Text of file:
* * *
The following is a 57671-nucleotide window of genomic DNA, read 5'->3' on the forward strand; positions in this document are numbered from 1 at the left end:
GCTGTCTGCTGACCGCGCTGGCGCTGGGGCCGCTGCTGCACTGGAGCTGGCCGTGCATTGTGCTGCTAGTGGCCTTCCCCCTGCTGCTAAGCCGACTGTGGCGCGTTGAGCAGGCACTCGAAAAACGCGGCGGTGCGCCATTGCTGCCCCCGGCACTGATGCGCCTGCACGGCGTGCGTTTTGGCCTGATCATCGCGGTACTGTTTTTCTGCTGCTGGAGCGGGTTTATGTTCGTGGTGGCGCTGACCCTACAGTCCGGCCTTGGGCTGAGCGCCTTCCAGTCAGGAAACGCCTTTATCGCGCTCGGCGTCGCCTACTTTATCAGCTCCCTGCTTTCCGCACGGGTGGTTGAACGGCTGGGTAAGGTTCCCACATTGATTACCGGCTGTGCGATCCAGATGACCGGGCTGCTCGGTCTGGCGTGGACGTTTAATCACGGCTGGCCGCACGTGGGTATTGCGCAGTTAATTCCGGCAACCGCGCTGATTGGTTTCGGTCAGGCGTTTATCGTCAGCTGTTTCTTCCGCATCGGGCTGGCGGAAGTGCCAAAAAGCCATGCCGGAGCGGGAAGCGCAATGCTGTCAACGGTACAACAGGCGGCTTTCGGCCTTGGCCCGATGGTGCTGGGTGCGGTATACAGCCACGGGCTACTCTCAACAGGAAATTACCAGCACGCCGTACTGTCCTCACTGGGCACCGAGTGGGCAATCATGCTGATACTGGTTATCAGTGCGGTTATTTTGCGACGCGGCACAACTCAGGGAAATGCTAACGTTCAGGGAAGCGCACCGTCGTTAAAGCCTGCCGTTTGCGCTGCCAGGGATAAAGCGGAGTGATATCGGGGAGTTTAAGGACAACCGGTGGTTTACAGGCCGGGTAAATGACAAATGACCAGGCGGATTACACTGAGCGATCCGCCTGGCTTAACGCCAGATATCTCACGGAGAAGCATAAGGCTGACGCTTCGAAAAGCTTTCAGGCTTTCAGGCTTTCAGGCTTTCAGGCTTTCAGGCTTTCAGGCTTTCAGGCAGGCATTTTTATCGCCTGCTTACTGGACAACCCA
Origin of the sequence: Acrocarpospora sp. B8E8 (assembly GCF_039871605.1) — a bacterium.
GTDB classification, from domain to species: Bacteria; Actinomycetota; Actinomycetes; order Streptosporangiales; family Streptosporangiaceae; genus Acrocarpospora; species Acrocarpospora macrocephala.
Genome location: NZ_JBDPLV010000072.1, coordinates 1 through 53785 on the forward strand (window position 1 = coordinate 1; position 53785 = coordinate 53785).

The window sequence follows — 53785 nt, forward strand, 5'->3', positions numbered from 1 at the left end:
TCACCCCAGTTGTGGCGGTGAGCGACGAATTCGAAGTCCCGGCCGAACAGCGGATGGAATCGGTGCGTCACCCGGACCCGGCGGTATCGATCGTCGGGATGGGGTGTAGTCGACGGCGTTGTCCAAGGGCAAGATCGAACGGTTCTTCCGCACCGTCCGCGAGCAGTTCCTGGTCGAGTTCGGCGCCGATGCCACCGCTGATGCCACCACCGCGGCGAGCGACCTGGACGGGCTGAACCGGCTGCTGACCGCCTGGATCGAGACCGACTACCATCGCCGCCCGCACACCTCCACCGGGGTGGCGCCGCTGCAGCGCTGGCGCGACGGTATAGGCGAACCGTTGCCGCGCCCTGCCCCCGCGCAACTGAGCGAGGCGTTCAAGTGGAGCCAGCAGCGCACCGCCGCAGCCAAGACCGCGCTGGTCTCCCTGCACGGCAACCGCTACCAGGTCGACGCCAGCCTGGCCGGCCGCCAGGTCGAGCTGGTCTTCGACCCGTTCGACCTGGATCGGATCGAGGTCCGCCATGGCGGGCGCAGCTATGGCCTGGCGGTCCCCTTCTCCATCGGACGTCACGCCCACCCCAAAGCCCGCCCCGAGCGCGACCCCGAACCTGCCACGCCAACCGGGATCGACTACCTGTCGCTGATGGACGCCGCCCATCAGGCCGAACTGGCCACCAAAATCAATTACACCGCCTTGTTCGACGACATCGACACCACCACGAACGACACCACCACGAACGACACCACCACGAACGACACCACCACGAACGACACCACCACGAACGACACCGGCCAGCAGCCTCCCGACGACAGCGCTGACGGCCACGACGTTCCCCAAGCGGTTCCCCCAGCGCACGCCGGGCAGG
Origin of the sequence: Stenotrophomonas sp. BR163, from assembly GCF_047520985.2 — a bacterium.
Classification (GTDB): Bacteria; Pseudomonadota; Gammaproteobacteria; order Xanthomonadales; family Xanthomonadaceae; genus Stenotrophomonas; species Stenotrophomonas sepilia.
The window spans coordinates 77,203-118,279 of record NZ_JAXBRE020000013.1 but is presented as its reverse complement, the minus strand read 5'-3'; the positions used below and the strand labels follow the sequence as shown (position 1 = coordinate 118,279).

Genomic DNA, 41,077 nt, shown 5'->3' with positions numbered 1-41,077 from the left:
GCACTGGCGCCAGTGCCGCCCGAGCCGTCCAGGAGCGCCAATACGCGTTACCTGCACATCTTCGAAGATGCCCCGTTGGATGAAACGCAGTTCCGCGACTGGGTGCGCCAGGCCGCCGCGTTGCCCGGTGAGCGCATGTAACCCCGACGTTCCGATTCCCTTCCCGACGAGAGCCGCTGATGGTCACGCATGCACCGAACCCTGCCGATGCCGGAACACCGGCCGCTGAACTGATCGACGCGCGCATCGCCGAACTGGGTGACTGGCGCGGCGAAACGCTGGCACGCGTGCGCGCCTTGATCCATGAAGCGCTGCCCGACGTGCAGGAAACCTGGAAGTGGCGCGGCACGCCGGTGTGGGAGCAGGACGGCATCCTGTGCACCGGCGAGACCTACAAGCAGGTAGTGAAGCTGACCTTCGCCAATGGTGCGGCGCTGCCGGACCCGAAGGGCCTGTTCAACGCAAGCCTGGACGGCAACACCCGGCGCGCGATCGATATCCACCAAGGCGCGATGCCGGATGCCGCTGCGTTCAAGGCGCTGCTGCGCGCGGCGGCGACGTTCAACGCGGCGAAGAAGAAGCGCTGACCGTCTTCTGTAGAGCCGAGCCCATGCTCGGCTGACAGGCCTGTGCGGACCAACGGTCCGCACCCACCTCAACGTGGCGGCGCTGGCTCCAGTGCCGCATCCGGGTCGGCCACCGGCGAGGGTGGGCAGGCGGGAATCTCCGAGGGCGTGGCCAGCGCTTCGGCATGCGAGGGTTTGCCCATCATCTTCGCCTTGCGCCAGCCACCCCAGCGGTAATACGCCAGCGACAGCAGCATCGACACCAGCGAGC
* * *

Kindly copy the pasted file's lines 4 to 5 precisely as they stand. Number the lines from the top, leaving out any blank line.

GTDB classification, from domain to species: Bacteria; Actinomycetota; Actinomycetes; order Streptosporangiales; family Streptosporangiaceae; genus Acrocarpospora; species Acrocarpospora macrocephala.
Genome location: NZ_JBDPLV010000072.1, coordinates 1 through 53785 on the forward strand (window position 1 = coordinate 1; position 53785 = coordinate 53785).